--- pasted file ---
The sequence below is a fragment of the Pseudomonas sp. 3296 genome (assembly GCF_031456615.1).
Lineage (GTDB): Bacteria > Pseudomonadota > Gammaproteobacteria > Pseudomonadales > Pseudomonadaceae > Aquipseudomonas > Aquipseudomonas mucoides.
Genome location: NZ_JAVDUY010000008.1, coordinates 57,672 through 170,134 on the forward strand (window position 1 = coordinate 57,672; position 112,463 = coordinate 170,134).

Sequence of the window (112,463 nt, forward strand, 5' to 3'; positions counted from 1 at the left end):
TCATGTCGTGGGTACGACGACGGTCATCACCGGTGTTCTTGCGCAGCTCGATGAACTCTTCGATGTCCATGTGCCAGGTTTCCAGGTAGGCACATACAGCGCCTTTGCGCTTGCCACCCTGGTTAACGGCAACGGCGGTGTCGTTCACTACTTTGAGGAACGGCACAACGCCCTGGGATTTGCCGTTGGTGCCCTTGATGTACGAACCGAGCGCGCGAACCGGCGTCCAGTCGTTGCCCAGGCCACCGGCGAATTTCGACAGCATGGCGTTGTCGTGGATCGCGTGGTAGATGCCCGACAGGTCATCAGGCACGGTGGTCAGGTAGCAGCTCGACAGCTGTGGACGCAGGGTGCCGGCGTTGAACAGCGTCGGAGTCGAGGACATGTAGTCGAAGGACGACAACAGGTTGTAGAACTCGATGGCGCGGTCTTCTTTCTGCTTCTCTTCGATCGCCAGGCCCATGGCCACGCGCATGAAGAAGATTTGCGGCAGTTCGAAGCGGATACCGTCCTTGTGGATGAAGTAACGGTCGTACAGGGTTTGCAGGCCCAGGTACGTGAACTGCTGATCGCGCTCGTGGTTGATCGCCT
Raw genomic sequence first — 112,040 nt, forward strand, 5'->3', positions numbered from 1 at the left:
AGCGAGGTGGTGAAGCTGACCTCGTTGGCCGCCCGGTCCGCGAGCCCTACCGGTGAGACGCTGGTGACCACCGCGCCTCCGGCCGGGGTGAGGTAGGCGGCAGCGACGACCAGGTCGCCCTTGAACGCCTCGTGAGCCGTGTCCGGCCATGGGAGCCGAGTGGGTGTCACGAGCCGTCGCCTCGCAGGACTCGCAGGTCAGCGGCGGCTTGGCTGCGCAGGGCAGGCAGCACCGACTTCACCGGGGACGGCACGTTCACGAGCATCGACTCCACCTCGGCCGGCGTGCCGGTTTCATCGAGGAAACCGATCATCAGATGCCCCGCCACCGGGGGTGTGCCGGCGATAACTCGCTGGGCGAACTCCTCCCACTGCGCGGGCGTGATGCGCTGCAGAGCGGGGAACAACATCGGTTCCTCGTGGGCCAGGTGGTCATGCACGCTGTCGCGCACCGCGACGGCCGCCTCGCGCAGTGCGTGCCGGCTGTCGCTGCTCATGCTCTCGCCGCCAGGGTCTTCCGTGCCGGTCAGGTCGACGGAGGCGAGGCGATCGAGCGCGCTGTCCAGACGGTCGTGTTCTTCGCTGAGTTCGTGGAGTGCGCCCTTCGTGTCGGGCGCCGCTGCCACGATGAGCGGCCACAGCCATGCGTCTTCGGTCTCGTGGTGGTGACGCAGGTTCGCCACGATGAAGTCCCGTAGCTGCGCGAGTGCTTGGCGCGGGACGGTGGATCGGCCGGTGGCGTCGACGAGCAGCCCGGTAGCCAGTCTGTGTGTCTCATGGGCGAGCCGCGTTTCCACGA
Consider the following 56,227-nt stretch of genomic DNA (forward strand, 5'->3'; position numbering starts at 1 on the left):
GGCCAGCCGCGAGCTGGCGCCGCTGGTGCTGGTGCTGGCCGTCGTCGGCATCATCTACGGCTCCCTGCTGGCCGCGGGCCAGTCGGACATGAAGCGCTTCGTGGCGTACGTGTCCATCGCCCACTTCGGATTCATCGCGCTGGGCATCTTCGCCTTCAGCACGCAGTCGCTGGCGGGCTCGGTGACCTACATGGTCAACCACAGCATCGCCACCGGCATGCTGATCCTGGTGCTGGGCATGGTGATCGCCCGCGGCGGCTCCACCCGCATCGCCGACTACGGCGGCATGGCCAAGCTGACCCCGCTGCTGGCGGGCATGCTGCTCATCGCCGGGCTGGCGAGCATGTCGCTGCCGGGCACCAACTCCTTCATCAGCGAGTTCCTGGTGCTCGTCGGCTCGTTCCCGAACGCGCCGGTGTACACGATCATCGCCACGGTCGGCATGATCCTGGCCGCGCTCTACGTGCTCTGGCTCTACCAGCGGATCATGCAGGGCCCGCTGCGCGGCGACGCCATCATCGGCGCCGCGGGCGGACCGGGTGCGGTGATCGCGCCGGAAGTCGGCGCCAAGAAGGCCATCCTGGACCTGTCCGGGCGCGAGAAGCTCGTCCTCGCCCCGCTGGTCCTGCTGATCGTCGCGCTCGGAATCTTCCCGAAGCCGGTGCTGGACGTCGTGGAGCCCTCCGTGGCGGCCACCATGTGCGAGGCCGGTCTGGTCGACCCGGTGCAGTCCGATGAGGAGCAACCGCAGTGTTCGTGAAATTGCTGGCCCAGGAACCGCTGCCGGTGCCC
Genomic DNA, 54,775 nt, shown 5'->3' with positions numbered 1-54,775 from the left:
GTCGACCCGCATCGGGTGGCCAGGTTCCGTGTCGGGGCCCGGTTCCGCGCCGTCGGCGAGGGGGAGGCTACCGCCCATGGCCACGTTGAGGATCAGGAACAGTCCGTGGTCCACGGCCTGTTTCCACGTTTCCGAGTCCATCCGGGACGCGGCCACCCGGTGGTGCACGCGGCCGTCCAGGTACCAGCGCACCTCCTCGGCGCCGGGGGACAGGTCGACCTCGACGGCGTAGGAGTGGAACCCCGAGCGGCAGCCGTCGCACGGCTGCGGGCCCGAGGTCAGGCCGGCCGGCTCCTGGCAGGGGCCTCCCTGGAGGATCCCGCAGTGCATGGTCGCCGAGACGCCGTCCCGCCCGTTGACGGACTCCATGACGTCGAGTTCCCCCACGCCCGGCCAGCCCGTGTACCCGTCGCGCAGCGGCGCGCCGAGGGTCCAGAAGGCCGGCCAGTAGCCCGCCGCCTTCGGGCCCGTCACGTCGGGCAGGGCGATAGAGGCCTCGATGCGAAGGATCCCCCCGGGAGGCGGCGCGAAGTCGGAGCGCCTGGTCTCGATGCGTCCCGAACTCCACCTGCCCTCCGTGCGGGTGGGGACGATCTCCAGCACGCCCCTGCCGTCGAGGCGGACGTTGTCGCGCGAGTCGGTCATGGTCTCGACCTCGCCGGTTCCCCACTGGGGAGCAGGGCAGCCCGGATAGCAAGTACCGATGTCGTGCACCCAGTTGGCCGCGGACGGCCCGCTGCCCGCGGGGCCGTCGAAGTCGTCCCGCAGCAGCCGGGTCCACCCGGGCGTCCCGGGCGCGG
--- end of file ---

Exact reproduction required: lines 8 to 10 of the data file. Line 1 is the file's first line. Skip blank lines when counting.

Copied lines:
Consider the following 56,227-nt stretch of genomic DNA (forward strand, 5'->3'; position numbering starts at 1 on the left):
GGCCAGCCGCGAGCTGGCGCCGCTGGTGCTGGTGCTGGCCGTCGTCGGCATCATCTACGGCTCCCTGCTGGCCGCGGGCCAGTCGGACATGAAGCGCTTCGTGGCGTACGTGTCCATCGCCCACTTCGGATTCATCGCGCTGGGCATCTTCGCCTTCAGCACGCAGTCGCTGGCGGGCTCGGTGACCTACATGGTCAACCACAGCATCGCCACCGGCATGCTGATCCTGGTGCTGGGCATGGTGATCGCCCGCGGCGGCTCCACCCGCATCGCCGACTACGGCGGCATGGCCAAGCTGACCCCGCTGCTGGCGGGCATGCTGCTCATCGCCGGGCTGGCGAGCATGTCGCTGCCGGGCACCAACTCCTTCATCAGCGAGTTCCTGGTGCTCGTCGGCTCGTTCCCGAACGCGCCGGTGTACACGATCATCGCCACGGTCGGCATGATCCTGGCCGCGCTCTACGTGCTCTGGCTCTACCAGCGGATCATGCAGGGCCCGCTGCGCGGCGACGCCATCATCGGCGCCGCGGGCGGACCGGGTGCGGTGATCGCGCCGGAAGTCGGCGCCAAGAAGGCCATCCTGGACCTGTCCGGGCGCGAGAAGCTCGTCCTCGCCCCGCTGGTCCTGCTGATCGTCGCGCTCGGAATCTTCCCGAAGCCGGTGCTGGACGTCGTGGAGCCCTCCGTGGCGGCCACCATGTGCGAGGCCGGTCTGGTCGACCCGGTGCAGTCCGATGAGGAGCAACCGCAGTGTTCGTGAAATTGCTGGCCCAGGAACCGCTGCCGGTGCCC
Genomic DNA, 54,775 nt, shown 5'->3' with positions numbered 1-54,775 from the left: